The expansion of the Scottish Women’s Premier League is a welcomed growth to the game.
However, the last time there was a surge in competitiveness from teams around the top of the table, the gap at the very top only increased.
That exact outcome looks like it is at risk of playing out once again.
Glasgow City are the reigning champions and have been for a remarkable 13 years on the bounce. Their success has seen many titles lifted with flawless, undefeated domestic runs and even when teams such as Hibernian and Celtic have ran them close, they’ve been too relentless.
This season looked set to be groundbreaking. The surge of investment from Rangers and Celtic turned heads, with mutterings City’s rule might be about to be ended.
However, with the season is now more than one third of the way in, a familiar sight has unfolded.
The greatest sufferers of the increased competition has seen last season’s runners-up, Hibernian, lose three games in succession. A streak that must be their worst in over five years and, even at such an early stage, almost eliminates them from being considered in contention for the title race.
Meanwhile, both of the Old Firm have dropped points in these opening five games. Most significantly, Rangers unexpectedly lost the first derby of the season 1-0. Celtic’s stumbling came immediately, with their defeat to City in the season’s opener.
As things stand in the table, City are clear at the top by three points over Celtic and hold a comfortable lead that they are well drilled on how to keep ahold of.
Before the Winter break they still have to face Spartans, before hosting a juicy encounter with Rangers, that the chasing teams will hope can afford them a lifeline before Christmas.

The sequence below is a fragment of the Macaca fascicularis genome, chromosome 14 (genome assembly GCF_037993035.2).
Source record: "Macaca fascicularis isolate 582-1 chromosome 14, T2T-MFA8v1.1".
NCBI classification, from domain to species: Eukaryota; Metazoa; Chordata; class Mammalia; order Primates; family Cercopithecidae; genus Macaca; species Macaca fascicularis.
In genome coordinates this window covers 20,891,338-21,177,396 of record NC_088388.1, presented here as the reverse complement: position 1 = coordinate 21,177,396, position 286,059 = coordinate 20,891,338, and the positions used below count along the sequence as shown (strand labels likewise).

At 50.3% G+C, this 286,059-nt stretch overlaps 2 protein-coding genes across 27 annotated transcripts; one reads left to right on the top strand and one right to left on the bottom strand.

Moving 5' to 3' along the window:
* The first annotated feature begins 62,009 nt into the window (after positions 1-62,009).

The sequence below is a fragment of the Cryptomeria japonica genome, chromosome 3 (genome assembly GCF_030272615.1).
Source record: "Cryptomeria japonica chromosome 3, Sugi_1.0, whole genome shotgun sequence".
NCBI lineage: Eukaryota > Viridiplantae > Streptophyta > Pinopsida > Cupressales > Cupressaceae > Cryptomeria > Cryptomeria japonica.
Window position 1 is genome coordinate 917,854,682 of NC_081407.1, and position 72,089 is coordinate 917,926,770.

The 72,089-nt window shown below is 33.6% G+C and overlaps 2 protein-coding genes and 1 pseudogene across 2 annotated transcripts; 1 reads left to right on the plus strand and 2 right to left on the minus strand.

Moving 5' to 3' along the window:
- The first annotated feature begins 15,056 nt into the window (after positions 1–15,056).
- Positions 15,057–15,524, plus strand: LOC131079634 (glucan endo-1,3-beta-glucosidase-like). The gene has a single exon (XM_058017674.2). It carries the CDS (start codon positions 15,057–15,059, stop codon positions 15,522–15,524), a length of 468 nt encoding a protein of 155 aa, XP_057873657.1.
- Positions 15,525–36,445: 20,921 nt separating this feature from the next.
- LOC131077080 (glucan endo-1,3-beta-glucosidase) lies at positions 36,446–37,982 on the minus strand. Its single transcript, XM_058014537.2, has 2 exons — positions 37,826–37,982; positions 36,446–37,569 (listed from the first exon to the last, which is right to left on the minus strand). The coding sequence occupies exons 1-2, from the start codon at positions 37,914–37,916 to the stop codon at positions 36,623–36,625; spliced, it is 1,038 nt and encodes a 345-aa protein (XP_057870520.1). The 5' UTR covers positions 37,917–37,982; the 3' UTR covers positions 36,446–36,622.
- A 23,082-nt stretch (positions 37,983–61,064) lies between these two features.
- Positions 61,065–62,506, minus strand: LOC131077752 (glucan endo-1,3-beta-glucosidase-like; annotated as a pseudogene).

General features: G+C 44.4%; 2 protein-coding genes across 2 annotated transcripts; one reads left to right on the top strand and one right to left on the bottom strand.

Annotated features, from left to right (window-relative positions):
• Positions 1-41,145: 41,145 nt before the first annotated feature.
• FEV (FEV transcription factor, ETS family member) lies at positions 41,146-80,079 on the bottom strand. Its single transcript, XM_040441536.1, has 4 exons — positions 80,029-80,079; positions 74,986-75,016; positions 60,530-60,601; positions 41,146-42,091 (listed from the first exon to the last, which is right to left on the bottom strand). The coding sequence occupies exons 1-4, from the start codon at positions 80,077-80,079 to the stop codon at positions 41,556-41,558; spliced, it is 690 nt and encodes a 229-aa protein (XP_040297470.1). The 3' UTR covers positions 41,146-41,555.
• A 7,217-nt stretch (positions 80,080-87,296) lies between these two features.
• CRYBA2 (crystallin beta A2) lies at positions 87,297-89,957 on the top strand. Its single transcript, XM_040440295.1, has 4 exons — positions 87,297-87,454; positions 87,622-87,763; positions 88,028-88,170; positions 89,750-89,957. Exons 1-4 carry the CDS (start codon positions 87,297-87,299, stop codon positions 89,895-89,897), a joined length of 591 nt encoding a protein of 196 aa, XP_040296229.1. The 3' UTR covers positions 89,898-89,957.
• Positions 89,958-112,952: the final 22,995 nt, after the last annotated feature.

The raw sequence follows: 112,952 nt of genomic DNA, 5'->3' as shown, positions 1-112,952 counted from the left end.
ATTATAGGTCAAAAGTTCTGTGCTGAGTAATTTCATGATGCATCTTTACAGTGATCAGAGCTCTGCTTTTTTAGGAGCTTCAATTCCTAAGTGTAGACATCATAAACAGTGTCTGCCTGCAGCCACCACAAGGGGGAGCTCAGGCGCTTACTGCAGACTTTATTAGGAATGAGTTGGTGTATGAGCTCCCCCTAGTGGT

The nature of that fixtures comes with some added spice, as three of City’s current squad signed pre-contract deals with their rivals in summer and will move in the new year.
Scotland internationalists Rachel McLaughlin and Sam Kerr, along with forward Kirsty Howat, will join Nicola Docherty, who made the transition at the start of this year.
The overhaul seems like it should bring inevitable damage to the champions, however, the loss of key players is another regular battle faced by the club. Several players have been lured away to join professional clubs all around the world over the best part of the last decade and adapting to these challenges are just another well-practiced hurdle.
At the other end of the table, it looks like the jump to Premier League football has been too much for Hearts.
The newly-promoted side are without a single point so far and sit rooted to the bottom.
The teams above them perhaps only have a small margin at this point, but with a worrying goal difference of -25 already, they have set themselves an almighty uphill battle.